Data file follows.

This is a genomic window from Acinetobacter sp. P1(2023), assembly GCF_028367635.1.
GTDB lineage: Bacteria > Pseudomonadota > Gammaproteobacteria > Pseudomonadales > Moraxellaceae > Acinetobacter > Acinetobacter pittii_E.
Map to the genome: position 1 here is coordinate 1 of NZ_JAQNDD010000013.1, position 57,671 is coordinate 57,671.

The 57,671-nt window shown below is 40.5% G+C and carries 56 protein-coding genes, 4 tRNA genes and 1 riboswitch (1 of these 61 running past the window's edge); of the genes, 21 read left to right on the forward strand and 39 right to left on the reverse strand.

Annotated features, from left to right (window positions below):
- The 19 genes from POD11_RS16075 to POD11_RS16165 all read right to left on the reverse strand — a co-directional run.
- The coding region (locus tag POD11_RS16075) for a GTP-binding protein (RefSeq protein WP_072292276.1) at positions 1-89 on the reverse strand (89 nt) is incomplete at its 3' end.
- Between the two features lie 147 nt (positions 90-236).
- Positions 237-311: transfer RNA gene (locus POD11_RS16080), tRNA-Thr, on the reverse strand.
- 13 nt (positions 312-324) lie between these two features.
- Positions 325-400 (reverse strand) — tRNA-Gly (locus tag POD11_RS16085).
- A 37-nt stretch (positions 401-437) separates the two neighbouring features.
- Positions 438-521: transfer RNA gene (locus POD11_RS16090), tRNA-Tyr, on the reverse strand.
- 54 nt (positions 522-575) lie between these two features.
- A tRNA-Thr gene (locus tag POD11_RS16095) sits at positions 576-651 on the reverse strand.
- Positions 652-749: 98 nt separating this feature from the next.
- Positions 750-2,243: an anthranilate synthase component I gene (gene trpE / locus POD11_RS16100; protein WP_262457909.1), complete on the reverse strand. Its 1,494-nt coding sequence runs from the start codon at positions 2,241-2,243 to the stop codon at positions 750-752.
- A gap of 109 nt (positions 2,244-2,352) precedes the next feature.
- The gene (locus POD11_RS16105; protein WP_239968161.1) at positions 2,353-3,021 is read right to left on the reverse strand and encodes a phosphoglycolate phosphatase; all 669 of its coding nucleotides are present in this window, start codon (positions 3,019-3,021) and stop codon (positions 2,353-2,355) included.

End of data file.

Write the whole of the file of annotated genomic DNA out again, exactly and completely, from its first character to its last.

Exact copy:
This is a genomic window from Acinetobacter sp. P1(2023), assembly GCF_028367635.1.
GTDB lineage: Bacteria > Pseudomonadota > Gammaproteobacteria > Pseudomonadales > Moraxellaceae > Acinetobacter > Acinetobacter pittii_E.
Map to the genome: position 1 here is coordinate 1 of NZ_JAQNDD010000013.1, position 57,671 is coordinate 57,671.

The 57,671-nt window shown below is 40.5% G+C and carries 56 protein-coding genes, 4 tRNA genes and 1 riboswitch (1 of these 61 running past the window's edge); of the genes, 21 read left to right on the forward strand and 39 right to left on the reverse strand.

Annotated features, from left to right (window positions below):
- The 19 genes from POD11_RS16075 to POD11_RS16165 all read right to left on the reverse strand — a co-directional run.
- The coding region (locus tag POD11_RS16075) for a GTP-binding protein (RefSeq protein WP_072292276.1) at positions 1-89 on the reverse strand (89 nt) is incomplete at its 3' end.
- Between the two features lie 147 nt (positions 90-236).
- Positions 237-311: transfer RNA gene (locus POD11_RS16080), tRNA-Thr, on the reverse strand.
- 13 nt (positions 312-324) lie between these two features.
- Positions 325-400 (reverse strand) — tRNA-Gly (locus tag POD11_RS16085).
- A 37-nt stretch (positions 401-437) separates the two neighbouring features.
- Positions 438-521: transfer RNA gene (locus POD11_RS16090), tRNA-Tyr, on the reverse strand.
- 54 nt (positions 522-575) lie between these two features.
- A tRNA-Thr gene (locus tag POD11_RS16095) sits at positions 576-651 on the reverse strand.
- Positions 652-749: 98 nt separating this feature from the next.
- Positions 750-2,243: an anthranilate synthase component I gene (gene trpE / locus POD11_RS16100; protein WP_262457909.1), complete on the reverse strand. Its 1,494-nt coding sequence runs from the start codon at positions 2,241-2,243 to the stop codon at positions 750-752.
- A gap of 109 nt (positions 2,244-2,352) precedes the next feature.
- The gene (locus POD11_RS16105; protein WP_239968161.1) at positions 2,353-3,021 is read right to left on the reverse strand and encodes a phosphoglycolate phosphatase; all 669 of its coding nucleotides are present in this window, start codon (positions 3,019-3,021) and stop codon (positions 2,353-2,355) included.